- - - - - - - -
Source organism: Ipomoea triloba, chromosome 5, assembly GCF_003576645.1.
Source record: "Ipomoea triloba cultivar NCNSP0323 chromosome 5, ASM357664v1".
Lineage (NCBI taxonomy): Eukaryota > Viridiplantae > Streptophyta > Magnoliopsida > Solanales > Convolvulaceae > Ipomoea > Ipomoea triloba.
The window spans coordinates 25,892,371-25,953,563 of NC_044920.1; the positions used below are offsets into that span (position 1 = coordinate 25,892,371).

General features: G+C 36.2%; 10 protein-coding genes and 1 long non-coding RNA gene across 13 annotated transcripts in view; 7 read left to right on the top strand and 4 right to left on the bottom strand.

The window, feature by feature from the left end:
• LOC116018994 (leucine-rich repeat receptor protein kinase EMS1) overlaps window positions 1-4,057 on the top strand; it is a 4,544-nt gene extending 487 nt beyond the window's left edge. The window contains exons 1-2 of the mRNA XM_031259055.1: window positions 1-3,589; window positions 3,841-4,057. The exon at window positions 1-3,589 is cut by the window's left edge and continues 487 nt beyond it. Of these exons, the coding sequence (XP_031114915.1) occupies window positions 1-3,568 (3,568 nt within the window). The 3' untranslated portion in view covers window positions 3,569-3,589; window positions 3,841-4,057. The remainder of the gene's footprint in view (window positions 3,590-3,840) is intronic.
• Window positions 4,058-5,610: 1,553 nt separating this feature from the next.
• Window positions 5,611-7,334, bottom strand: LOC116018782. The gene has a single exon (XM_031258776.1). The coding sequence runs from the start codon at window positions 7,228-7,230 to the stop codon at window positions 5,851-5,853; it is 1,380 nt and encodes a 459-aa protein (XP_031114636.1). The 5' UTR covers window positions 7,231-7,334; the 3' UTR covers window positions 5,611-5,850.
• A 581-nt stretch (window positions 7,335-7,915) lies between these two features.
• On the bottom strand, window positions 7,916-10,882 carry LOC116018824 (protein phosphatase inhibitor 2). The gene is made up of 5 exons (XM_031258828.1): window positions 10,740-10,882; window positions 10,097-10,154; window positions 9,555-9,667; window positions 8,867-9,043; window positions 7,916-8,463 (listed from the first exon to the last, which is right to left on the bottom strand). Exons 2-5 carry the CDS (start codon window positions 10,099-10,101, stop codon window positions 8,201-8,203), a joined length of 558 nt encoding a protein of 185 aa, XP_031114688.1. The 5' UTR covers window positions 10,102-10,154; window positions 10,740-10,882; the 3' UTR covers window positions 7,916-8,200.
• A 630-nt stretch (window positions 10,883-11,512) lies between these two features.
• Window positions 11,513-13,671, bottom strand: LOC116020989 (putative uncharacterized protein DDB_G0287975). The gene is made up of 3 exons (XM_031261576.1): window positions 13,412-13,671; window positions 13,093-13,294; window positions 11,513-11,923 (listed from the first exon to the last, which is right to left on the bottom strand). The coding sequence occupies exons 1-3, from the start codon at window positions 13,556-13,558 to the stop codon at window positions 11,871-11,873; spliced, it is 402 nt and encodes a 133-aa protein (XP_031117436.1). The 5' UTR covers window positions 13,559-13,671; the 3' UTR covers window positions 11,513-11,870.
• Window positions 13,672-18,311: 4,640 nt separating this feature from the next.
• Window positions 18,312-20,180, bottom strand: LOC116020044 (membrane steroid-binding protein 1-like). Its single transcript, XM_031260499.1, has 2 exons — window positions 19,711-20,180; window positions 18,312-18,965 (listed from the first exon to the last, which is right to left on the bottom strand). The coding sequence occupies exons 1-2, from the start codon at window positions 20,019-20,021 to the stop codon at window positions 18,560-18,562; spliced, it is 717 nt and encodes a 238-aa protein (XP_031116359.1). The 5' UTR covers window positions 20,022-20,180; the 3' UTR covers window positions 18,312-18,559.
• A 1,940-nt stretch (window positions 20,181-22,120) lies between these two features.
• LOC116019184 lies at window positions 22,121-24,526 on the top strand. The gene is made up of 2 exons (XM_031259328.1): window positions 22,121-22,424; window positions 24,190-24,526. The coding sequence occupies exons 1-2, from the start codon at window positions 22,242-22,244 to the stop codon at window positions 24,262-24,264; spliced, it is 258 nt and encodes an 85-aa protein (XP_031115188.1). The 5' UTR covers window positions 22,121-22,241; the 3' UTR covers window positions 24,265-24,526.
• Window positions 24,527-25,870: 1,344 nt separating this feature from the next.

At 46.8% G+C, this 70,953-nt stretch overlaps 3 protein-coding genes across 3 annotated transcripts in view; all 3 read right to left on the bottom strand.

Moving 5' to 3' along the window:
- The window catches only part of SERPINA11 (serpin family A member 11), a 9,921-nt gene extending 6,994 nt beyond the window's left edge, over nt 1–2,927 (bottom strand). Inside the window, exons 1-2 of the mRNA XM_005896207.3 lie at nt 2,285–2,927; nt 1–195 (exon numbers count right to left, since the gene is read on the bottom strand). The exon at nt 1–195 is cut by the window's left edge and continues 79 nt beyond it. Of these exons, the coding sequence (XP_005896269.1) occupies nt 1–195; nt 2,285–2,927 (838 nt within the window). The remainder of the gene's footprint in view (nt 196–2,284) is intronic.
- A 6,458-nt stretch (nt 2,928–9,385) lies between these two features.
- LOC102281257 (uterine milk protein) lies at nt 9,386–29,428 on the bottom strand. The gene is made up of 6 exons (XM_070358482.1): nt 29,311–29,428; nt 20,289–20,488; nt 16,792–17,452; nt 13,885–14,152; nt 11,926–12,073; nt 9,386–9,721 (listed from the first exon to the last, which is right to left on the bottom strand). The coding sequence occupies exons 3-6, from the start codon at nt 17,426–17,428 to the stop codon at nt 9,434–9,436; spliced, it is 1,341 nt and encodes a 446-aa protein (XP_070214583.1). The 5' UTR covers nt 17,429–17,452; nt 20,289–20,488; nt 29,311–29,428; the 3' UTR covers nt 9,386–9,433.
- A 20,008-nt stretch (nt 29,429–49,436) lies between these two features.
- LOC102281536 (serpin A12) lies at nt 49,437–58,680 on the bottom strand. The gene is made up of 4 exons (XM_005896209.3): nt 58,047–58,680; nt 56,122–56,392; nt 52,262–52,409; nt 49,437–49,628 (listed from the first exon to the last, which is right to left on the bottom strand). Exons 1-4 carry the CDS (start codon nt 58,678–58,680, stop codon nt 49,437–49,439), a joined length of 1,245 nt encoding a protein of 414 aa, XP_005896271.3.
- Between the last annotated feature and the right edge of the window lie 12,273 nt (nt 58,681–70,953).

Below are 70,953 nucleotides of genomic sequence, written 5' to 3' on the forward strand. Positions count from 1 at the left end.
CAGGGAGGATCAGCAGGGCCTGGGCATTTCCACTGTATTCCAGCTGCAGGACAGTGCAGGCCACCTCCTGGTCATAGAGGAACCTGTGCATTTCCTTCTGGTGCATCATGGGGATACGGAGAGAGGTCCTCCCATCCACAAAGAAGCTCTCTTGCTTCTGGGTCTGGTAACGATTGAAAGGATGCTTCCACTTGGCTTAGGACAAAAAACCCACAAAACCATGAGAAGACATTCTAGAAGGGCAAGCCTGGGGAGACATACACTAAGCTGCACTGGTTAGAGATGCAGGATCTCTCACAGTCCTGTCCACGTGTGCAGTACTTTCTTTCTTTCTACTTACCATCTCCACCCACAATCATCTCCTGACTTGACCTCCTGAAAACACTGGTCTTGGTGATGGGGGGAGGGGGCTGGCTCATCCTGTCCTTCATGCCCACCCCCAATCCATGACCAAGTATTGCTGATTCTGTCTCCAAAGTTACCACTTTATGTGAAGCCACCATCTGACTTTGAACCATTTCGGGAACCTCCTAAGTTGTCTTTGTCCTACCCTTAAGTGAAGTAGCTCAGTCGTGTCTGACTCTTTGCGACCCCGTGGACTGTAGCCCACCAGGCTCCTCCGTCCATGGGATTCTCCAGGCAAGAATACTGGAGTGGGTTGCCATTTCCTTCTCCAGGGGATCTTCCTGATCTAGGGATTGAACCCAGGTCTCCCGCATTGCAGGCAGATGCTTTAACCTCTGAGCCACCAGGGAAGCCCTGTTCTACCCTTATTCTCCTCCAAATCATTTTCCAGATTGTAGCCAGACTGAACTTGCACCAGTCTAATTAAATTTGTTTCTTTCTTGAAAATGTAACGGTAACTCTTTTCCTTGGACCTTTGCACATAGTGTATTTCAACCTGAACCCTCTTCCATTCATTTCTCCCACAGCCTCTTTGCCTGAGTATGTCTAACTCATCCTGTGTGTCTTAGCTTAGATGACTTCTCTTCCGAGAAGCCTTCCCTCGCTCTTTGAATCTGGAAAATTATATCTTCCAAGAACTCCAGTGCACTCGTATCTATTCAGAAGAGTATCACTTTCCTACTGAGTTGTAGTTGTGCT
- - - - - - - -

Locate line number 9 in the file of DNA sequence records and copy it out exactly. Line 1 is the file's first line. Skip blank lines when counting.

• Window positions 5,611-7,334, bottom strand: LOC116018782. The gene has a single exon (XM_031258776.1). The coding sequence runs from the start codon at window positions 7,228-7,230 to the stop codon at window positions 5,851-5,853; it is 1,380 nt and encodes a 459-aa protein (XP_031114636.1). The 5' UTR covers window positions 7,231-7,334; the 3' UTR covers window positions 5,611-5,850.